Madagascar movie review, Eric Darnell, Tom McGrath, Conrad Vernon, Ben Stiller, Chris Rock, Jada Pinkett-Smith, David Schwimmer. Review by Rob Blackwelder ©SPLICEDwire
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FERAL BUT FORGETTABLE
A scene from 'Madagascar'
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"Madagascar"
2.5 stars
86 minutes | Rated: PG
WIDE: Friday, May 27, 2005
Directed by Eric Darnell, Tom McGrath, Conrad Vernon

Voices of Ben Stiller, Chris Rock, Jada Pinkett-Smith, David Schwimmer, Sacha Baron Cohen, Cedric the Entertainer, Adam Del Rio, Andy Richter, Gwen Stefani



 ARCHIVE INTERVIEW
Read our interview with NAME Chris Rock (2003)


 OTHER REVIEWS/COMING SOON
 
  • Ben Stiller
  • Chris Rock
  • Jada Pinkett-Smith
  • David Schwimmer
  • Cedric the Entertainer
  • Andy Richter


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    CGI critters with mundane voices escape Central Park Zoo to live wild in mediocre 'Madagascar'

    By Rob Blackwelder

    Somehow, somewhere I lost the notes I took during the press screening of "Madagascar," and I didn't realize it until I sat down to write this review some two weeks later. But having spent the last hour jotting down everything I could recall about the computer-animated critter comedy, I've managed to confirm one thing I do remember thinking at the time: "Madagascar" is largely forgettable.

    A screwball adventure about four animals who escape from their supposedly cushy captivity of the Central Park Zoo and eventually end up lost in the wild, "Madagascar" has good energy, fairly steady chuckles for kids (fart jokes and spit-takes galore), and a few out-loud laughs for adults, mostly stemming from hilarious homages to movies from "Chariots of Fire" to "American Beauty" to "Planet of the Apes."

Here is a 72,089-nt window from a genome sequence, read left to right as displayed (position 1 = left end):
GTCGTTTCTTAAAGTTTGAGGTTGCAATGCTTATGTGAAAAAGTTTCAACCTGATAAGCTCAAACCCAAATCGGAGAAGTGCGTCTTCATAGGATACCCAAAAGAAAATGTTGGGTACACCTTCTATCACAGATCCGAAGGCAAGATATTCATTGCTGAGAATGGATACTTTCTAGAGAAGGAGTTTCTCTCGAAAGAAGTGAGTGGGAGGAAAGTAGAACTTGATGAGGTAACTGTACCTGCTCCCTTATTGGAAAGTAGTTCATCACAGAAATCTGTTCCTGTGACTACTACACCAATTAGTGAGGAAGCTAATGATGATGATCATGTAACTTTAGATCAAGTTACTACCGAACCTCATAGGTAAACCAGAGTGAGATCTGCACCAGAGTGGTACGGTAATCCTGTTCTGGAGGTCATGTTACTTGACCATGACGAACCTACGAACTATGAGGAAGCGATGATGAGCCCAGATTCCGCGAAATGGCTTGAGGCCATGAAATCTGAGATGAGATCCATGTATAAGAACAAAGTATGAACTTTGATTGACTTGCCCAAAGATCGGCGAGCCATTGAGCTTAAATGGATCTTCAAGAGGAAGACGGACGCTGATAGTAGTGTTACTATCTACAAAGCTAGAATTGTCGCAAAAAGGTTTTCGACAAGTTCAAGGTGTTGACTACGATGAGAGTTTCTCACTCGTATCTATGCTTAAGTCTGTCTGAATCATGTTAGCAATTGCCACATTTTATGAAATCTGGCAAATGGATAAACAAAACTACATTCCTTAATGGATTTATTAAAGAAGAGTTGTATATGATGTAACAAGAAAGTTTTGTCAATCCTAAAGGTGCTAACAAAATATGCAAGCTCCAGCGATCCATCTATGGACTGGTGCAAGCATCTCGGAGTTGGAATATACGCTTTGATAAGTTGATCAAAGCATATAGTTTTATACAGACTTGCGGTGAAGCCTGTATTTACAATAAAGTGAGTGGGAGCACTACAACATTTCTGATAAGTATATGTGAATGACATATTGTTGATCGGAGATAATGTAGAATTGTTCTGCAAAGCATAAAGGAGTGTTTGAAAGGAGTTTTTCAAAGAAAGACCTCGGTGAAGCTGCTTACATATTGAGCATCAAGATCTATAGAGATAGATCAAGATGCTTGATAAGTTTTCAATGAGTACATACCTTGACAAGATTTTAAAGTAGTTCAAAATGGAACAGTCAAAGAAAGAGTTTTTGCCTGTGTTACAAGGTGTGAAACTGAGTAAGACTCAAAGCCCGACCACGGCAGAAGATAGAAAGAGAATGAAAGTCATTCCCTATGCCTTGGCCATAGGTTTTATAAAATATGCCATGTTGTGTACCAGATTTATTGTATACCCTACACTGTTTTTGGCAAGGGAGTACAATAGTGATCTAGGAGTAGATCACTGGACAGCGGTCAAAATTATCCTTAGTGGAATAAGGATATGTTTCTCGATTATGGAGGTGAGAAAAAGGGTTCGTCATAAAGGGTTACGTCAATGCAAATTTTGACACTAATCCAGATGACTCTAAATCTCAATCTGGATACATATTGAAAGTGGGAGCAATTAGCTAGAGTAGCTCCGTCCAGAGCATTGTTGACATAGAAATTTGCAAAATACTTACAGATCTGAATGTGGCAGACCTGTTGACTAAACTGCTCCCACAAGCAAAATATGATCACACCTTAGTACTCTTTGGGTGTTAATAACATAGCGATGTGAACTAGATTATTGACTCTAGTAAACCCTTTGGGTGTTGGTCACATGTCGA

But eliciting more than a passing interest in the creature characters and their escapades is another matter. While the animation is creatively stylized (the animals have blocky toes, spiraled nostrils and amusing flexibility), their personalities have no panache because their voices lack verve.

    Ben Stiller provides a little ho-hum egoism as pampered lion Alex, who becomes panicked about coping with life on a tropical island where the foursome crash-lands after falling overboard from a ship taking them to a Kenya preserve. Chris Rock voices antsy zebra Marty, whose itch to explore leads the critters into entertaining episodes in Times Square and Grand Central Station before they're captured and put on that ship in the first place. David Schwimmer and Jada Pinkett-Smith are a hypochondriac giraffe and a sassy hippo who get more than they bargained for by searching Manhattan for the runway zebra.

    Unlike the vocal talents used in Pixar cartoons (imagine any "Toy Story," "Monsters, Inc." or "Finding Nemo" character, and you can still hear their voices), the celebrities cast in this DreamWorks production bring nothing distinctive to their roles. While Rock's high-pitched impishness is a good match for Marty the zebra, whose embrace of feral freedom drives urbanized Alex the lion crazy, the most memorable characters are an incidental passel of prison-thug penguins who are also zoo escapees, voiced by the picture's producers and directors (Tom McGrath and Eric Darnell).

    On the jungle island, the zoo animals befriend a tribe of wacko lemurs (whose slightly more distinct voices include Ali G, Cedric the Entertainer and Andy Richter), but the story arc focuses on Alex fighting the resurgence of dormant hunting instincts so that he doesn't eat his friends. The cop-out solution arrived at by writers Mark Burton and Billy Frolick simply values one kind of animal over another. Suffice it to say one shouldn't watch this movie back-to-back with "Finding Nemo."

    But on the other hand, doing so would certainly make it clear why "Madagascar," while amusing enough for a cheap Saturday matinee, doesn't have the originality, the style, the heart, the ageless humor -- and especially not the unforgettable characters -- required to stand the test of time.









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